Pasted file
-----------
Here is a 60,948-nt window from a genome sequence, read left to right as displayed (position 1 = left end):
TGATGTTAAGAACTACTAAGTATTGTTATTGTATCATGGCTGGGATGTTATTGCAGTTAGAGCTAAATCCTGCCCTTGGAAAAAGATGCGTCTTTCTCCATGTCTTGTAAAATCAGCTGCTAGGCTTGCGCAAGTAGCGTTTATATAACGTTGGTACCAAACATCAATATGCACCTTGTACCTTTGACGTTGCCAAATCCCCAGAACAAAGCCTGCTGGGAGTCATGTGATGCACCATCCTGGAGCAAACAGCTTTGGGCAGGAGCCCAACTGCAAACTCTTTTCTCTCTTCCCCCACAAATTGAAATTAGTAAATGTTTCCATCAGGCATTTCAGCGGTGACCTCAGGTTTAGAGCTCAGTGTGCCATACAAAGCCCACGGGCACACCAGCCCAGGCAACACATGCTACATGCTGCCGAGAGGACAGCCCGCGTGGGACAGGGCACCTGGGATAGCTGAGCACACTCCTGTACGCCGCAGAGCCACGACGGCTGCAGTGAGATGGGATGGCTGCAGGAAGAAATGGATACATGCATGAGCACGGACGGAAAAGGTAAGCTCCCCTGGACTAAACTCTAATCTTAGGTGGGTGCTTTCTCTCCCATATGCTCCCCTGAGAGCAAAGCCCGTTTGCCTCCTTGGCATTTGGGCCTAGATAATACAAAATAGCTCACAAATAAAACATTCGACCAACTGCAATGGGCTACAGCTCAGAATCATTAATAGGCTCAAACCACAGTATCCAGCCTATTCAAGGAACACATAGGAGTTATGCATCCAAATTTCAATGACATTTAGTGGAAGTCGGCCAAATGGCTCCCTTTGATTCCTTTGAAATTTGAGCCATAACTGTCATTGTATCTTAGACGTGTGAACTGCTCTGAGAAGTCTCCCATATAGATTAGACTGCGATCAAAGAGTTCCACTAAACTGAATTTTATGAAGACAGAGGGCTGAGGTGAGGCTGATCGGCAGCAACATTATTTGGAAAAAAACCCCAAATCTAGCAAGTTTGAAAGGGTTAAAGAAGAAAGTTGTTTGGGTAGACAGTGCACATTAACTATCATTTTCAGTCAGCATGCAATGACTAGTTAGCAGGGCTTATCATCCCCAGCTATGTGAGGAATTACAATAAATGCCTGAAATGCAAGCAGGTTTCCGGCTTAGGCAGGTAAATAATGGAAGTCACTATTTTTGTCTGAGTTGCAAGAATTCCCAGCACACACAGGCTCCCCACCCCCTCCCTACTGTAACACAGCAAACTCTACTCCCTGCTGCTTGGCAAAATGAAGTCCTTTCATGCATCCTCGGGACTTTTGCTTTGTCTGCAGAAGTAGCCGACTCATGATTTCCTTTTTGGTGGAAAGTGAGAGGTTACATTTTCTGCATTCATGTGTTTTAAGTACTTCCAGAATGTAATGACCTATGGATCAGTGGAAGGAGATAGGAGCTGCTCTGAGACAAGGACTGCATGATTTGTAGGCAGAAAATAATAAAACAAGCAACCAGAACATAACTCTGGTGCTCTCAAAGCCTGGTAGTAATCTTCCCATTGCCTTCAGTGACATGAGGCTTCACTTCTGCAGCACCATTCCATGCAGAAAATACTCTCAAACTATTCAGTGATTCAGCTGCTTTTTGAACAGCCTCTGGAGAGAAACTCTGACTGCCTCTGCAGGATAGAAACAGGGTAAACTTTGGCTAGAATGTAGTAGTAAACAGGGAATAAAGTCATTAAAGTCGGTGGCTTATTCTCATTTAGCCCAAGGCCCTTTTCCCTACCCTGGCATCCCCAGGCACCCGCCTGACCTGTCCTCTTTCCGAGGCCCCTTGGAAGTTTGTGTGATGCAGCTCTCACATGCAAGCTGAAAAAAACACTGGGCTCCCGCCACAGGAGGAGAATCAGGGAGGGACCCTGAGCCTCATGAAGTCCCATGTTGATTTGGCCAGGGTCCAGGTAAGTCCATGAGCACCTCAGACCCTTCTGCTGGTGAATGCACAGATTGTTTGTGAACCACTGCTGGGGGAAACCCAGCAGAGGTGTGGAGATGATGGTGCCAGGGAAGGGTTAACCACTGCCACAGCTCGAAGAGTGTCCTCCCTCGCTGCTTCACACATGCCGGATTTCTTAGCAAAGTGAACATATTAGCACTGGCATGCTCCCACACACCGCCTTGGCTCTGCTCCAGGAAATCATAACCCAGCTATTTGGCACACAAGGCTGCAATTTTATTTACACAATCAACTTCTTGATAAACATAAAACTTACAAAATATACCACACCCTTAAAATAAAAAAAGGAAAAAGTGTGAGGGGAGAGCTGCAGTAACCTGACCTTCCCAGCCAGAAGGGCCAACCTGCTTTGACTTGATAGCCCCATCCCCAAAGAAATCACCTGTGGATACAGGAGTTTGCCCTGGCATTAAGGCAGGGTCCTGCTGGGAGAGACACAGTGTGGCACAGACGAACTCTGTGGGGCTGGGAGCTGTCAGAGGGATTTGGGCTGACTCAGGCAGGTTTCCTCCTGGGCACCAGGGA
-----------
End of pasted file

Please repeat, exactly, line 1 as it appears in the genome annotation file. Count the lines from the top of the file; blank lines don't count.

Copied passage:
Here is a 60,948-nt window from a genome sequence, read left to right as displayed (position 1 = left end):